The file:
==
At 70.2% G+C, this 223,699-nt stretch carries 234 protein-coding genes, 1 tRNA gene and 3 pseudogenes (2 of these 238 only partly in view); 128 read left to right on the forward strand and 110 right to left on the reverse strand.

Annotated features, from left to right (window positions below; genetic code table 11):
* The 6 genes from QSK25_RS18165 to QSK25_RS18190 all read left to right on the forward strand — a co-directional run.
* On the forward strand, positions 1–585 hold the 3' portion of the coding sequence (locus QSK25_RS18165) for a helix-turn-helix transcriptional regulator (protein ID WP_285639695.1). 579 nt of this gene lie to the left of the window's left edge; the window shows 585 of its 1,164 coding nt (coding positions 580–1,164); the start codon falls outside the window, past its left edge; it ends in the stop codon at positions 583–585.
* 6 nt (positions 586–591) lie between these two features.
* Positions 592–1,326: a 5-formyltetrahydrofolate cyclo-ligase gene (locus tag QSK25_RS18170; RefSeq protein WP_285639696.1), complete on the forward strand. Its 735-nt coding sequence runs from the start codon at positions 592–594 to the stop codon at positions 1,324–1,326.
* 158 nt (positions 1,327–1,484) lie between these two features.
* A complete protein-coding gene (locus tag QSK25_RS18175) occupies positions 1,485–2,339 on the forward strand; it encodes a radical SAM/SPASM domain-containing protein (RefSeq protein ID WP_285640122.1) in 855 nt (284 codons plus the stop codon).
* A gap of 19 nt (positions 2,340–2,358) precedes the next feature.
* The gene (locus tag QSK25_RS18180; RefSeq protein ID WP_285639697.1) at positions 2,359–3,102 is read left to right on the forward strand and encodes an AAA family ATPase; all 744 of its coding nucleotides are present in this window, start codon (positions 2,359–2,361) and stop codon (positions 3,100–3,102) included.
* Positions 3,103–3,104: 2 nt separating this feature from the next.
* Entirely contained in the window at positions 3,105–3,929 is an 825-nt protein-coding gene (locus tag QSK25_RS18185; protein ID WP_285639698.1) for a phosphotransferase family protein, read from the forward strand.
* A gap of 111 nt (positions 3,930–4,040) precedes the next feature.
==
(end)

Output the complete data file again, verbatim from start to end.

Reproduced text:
At 70.2% G+C, this 223,699-nt stretch carries 234 protein-coding genes, 1 tRNA gene and 3 pseudogenes (2 of these 238 only partly in view); 128 read left to right on the forward strand and 110 right to left on the reverse strand.

Annotated features, from left to right (window positions below; genetic code table 11):
* The 6 genes from QSK25_RS18165 to QSK25_RS18190 all read left to right on the forward strand — a co-directional run.
* On the forward strand, positions 1–585 hold the 3' portion of the coding sequence (locus QSK25_RS18165) for a helix-turn-helix transcriptional regulator (protein ID WP_285639695.1). 579 nt of this gene lie to the left of the window's left edge; the window shows 585 of its 1,164 coding nt (coding positions 580–1,164); the start codon falls outside the window, past its left edge; it ends in the stop codon at positions 583–585.
* 6 nt (positions 586–591) lie between these two features.
* Positions 592–1,326: a 5-formyltetrahydrofolate cyclo-ligase gene (locus tag QSK25_RS18170; RefSeq protein WP_285639696.1), complete on the forward strand. Its 735-nt coding sequence runs from the start codon at positions 592–594 to the stop codon at positions 1,324–1,326.
* 158 nt (positions 1,327–1,484) lie between these two features.
* A complete protein-coding gene (locus tag QSK25_RS18175) occupies positions 1,485–2,339 on the forward strand; it encodes a radical SAM/SPASM domain-containing protein (RefSeq protein ID WP_285640122.1) in 855 nt (284 codons plus the stop codon).
* A gap of 19 nt (positions 2,340–2,358) precedes the next feature.
* The gene (locus tag QSK25_RS18180; RefSeq protein ID WP_285639697.1) at positions 2,359–3,102 is read left to right on the forward strand and encodes an AAA family ATPase; all 744 of its coding nucleotides are present in this window, start codon (positions 2,359–2,361) and stop codon (positions 3,100–3,102) included.
* Positions 3,103–3,104: 2 nt separating this feature from the next.
* Entirely contained in the window at positions 3,105–3,929 is an 825-nt protein-coding gene (locus tag QSK25_RS18185; protein ID WP_285639698.1) for a phosphotransferase family protein, read from the forward strand.
* A gap of 111 nt (positions 3,930–4,040) precedes the next feature.